From Publishers Weekly
When Bill Walsh took over coaching duties for the San Francisco 49ers in the late 1970s, the team was arguably the worst in the NFL—and he was stuck trying to shake a rep that he lacked what it took to lead a pro team. Within two years, the 49ers had won the Super Bowl (against Walsh's former employers, the Cincinnati Bengals, no less) and were well on their way to becoming the team of the '80s. Harris's biography is grounded by extensive interviews with Walsh, but the players and others who were there bring nuance to the portrait, revealing that the Genius who was admired for his confident demeanor on game day could also be a brittle, insecure personality off the field. While game highlights do appear, equal attention is paid to Walsh's team-building skills, with lengthy analyses of his selections from the college draft pool—including Joe Montana, an underappreciated college quarterback who became one of the game's all-time greats. Harris clearly knows his football, but the personal drama of Walsh's career is told with such verve that even nonfans will be riveted. (Sept. 2)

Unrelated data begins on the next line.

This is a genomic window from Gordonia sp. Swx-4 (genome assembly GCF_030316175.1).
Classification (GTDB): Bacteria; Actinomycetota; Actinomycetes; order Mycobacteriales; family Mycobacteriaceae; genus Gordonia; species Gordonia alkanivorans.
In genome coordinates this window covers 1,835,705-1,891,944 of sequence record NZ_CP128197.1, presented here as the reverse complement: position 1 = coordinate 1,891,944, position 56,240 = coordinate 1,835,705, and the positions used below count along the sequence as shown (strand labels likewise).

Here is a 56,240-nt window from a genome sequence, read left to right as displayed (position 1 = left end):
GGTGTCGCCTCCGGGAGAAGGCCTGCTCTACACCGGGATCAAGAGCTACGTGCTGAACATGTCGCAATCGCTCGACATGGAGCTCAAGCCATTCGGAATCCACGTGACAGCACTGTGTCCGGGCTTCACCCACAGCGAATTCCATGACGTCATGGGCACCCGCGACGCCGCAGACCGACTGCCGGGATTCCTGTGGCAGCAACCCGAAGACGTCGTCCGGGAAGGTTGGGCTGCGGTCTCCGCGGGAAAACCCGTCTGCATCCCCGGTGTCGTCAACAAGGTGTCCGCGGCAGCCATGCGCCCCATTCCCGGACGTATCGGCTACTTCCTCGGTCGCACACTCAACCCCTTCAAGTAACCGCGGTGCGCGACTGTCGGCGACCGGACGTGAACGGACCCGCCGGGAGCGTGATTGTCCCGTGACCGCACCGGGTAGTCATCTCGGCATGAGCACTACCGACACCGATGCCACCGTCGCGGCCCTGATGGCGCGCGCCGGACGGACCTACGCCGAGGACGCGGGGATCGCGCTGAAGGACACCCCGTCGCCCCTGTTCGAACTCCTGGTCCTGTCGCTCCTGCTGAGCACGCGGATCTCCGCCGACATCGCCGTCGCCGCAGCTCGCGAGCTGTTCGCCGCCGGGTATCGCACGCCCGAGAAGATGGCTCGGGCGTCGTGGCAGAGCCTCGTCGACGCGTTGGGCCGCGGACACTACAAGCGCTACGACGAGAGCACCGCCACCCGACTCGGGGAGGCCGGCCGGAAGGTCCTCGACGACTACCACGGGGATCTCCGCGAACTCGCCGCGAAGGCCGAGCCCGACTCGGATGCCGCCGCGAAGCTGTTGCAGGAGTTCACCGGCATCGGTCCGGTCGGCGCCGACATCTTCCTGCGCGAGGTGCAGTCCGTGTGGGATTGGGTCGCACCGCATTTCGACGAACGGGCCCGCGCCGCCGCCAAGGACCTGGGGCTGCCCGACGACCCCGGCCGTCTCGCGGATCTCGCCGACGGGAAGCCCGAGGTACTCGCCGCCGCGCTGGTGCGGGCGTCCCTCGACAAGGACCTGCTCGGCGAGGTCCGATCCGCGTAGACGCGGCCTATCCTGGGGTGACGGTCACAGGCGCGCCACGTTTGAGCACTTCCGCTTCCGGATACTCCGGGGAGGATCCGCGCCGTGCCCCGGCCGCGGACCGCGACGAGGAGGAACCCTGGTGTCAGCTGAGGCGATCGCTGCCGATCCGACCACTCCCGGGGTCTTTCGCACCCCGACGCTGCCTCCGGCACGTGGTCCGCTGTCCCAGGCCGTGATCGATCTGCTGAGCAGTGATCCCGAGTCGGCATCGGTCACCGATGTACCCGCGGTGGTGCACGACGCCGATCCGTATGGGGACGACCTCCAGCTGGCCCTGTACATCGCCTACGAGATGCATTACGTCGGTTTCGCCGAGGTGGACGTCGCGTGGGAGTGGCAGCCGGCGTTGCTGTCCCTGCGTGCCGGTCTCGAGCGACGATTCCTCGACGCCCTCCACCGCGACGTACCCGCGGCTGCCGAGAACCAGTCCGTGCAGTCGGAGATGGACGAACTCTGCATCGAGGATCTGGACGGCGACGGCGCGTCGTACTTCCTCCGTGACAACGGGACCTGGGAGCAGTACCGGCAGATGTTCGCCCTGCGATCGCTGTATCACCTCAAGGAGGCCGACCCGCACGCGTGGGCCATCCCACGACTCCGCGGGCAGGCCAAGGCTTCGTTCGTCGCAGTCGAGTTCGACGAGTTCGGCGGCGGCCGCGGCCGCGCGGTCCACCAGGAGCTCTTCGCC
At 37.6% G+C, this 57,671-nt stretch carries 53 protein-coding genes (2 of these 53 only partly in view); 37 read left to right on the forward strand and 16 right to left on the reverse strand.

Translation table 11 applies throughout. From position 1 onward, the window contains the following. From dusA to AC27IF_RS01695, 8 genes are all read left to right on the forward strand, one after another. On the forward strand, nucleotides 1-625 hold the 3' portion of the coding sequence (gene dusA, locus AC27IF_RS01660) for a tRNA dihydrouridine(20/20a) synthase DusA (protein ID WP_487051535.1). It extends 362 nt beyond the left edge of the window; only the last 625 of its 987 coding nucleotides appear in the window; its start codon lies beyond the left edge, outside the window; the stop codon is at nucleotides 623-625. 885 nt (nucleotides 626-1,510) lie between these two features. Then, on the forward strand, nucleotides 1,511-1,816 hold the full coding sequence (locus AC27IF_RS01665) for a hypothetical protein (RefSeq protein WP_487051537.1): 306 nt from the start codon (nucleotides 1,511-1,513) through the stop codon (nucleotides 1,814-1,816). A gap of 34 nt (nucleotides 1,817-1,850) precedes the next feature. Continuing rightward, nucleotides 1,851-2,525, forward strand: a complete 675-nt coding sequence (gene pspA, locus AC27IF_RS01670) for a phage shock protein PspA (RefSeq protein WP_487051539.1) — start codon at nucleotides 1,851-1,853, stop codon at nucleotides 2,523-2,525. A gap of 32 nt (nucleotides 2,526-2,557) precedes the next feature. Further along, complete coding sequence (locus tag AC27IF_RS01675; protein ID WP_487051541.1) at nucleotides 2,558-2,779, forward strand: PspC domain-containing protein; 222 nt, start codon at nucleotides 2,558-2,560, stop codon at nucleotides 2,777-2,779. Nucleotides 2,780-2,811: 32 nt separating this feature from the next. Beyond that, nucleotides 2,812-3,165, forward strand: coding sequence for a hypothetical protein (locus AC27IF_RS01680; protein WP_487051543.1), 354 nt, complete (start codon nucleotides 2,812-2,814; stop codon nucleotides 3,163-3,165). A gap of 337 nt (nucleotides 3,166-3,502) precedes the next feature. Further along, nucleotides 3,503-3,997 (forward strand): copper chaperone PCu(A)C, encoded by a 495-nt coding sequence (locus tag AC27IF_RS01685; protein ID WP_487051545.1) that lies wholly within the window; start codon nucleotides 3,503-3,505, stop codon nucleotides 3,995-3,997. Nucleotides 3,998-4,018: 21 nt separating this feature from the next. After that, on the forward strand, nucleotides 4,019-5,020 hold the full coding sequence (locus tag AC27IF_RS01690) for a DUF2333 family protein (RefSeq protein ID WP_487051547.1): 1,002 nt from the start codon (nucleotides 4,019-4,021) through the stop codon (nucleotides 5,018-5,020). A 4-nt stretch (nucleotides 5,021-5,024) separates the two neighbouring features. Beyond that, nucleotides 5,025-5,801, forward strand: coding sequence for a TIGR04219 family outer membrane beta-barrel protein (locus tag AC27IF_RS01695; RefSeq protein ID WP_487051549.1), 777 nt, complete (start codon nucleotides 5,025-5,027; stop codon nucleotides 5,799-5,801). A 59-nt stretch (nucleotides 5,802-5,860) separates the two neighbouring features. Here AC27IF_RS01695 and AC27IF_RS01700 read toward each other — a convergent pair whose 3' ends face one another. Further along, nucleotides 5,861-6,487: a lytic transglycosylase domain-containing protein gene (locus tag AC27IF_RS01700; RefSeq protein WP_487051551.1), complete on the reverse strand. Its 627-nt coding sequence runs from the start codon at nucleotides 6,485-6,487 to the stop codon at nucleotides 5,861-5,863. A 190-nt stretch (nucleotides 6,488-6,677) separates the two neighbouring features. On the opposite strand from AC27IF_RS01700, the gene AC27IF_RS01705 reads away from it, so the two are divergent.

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Before Bill Walsh became head coach of the San Francisco 49ers in 1979 and led the team to three Super Bowl victories, he had earned a reputation as an innovative offensive coordinator with an ability to develop quarterbacks. Considered soft-spoken and something of an intellectual, he was also considered an oddity among the NFL coaching fraternity. Harris, a former contributing editor at the New York Times Magazine and Rolling Stone and author of 10 previous books, conducted a series of interviews with Walsh in the year preceding the coach’s death in July 2007. Those form the basis for the book but are fleshed out with other first-person interviews as well as detailed research from other print sources. The resulting portrait confirms much of the public’s perception of Walsh: erudite, thoughtful, focused, brilliant, and compassionate. In addition, Harris illustrates Walsh’s incredible passion for the game, his competitive drive, and even his whimsical sense of humor. Walsh was one of the NFL’s greatest coaches, and Harris’ book does him justice. Expect significant demand. --Wes Lukowsky